Marikana massacre: South Africans left waiting for answers

Aug 15, 2014

Two years after 34 people died at the British-owned Marikana mine, an inquiry seems no closer to the truth

As South Africa marks the second anniversary of the Marikana massacre, a commission of inquiry into the mass killings continues with little visible result.

The most lethal use of force by South African security forces since the end of apartheid left 34 striking miners dead after days of violent clashes.

The Ferguson inquiry into the killings at the British-owned mine heard this week that the lives of the miners were considered "cheaper than chewing gum" by the police and the mining company, South Africa's Daily Maverick reports. As the families continue to grieve, calls for accountability, justice and compensation grow louder and more urgent.

What happened in Marikana?

On August 10 2012, miners at the Lonmin platinum mine in Marikana staged a walk-out after the company refused to discuss a pay rise and complaints about safety. The strike was not sanctioned by the mining unions, but workers went ahead with the action, saying the pay was not worth the dangerous working conditions.

While striking, the miners clashed with police repeatedly, with casualties on both sides. On the deadliest day of the strikes, which came to be known as the Marikana massacre, an elite police unit opened fire on protesters with automatic weapons, killing 34 miners and injuring hundreds more. The miners were armed mostly with sticks but some reportedly possessed handguns. There are conflicting reports about which group fired first.

Some of those who survived were arrested and tortured by police, according to a special investigation by Niren Tolsi for the Mail and Guardian.

Who is to blame?

Two years later, many argue South Africa is no closer to an answer. The Ferguson commission was set up in October 2012 and expected to deliver findings within four  months. It is still ongoing, and has been dismissed by victims' relatives as a farce. "I don't have faith in the truth being uncovered," one miner's widow, Matsepang Ntsoele, said.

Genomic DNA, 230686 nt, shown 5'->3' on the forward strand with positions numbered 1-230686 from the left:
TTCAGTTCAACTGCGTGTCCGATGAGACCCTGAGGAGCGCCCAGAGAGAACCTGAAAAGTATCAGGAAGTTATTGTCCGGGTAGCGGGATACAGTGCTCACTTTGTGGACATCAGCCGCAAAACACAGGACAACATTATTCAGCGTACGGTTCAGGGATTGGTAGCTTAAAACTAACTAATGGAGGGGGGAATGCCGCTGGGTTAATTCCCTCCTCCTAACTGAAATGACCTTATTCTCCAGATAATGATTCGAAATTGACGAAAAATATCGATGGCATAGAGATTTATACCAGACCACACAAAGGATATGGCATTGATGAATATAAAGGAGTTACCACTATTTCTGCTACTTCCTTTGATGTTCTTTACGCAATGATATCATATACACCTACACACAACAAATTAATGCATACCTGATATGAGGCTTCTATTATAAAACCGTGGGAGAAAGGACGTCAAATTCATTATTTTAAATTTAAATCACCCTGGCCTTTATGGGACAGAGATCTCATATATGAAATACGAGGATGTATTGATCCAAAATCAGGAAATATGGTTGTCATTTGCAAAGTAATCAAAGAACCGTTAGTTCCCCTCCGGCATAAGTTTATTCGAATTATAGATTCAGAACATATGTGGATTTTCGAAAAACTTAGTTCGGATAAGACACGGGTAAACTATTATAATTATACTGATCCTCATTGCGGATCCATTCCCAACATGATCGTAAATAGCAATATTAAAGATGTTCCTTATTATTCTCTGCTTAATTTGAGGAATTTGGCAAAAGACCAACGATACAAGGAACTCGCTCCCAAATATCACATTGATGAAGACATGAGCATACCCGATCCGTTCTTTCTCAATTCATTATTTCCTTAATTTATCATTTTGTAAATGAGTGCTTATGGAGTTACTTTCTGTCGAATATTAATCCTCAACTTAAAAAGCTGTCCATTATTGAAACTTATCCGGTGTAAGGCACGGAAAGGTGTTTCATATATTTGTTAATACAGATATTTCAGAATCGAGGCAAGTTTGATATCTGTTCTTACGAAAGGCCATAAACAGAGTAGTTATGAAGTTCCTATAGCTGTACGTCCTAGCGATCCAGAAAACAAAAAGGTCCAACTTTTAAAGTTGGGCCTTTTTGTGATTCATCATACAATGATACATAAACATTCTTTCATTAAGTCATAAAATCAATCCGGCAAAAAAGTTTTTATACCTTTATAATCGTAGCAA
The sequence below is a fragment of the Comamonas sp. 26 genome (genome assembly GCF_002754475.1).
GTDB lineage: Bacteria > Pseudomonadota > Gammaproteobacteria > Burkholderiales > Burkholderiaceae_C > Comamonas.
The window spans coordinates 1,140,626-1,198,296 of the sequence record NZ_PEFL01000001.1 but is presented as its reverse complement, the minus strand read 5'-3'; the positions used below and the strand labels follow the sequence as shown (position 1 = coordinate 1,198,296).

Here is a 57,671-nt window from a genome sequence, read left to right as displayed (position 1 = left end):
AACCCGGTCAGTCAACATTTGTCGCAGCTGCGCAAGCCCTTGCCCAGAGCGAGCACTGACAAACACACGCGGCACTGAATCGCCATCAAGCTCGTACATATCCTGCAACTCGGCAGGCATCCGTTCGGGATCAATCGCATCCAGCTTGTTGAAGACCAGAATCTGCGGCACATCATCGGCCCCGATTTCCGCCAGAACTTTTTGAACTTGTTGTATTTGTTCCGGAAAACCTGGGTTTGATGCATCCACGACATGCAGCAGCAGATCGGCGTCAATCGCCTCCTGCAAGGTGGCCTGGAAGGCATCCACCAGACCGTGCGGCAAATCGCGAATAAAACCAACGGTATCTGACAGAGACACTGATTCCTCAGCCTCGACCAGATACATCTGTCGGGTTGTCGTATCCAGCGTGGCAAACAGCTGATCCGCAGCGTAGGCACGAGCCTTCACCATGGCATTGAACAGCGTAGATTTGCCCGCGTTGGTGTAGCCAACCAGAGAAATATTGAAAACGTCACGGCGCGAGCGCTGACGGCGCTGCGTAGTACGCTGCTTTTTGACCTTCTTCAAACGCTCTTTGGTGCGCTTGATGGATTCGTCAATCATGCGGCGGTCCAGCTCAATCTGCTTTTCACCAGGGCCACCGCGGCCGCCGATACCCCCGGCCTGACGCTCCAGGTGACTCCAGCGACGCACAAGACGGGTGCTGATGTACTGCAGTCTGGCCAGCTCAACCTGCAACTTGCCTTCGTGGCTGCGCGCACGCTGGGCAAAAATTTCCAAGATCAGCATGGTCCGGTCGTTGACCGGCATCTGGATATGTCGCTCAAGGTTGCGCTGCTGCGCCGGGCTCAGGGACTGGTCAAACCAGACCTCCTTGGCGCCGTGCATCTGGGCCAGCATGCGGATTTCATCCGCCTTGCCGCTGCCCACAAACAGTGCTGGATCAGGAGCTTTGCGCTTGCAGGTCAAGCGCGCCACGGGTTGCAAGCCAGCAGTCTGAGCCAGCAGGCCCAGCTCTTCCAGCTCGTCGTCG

Lawyers acting on behalf of the families told the South African Broadcasting Corporation that "there [are] a lot of people in authority who want the Marikana tragedy to be forgotten."

  • The mining company

Lonmin has been accused of paying the miners minimal wages and failing to enter negotiations while requiring them to work in dangerous conditions. It does not admit any responsibility and has not paid compensation to the families of victims.

  • The striking miners

The state, the police and the mining company have all indirectly placed the blame on the strikers themselves, saying they initiated the violence. Police accused them of carrying dangerous weapons and attacking security officers.

  • The police and government 

The government and security forces also deny they are culpable, arguing instead that police fired at the strikers in self-defence. They say strikers refused repeated requests to disarm and disperse and then charged at police. The South African Human Rights Council has accused the government of a "deliberate" cover-up, according to the South African Press Association.

What happens next?

Families of the victims have been waiting for two years for answers - and compensation. The majority of the relatives live in impoverished rural areas and now must live without their sole breadwinner.  "We have no closure, and what's even worse is we have nothing to eat," one widow said.

The killings also had a broader political effect. They "certainly changed how [people] see their relationship with their democratically elected government", says the Mail and Guardian.  

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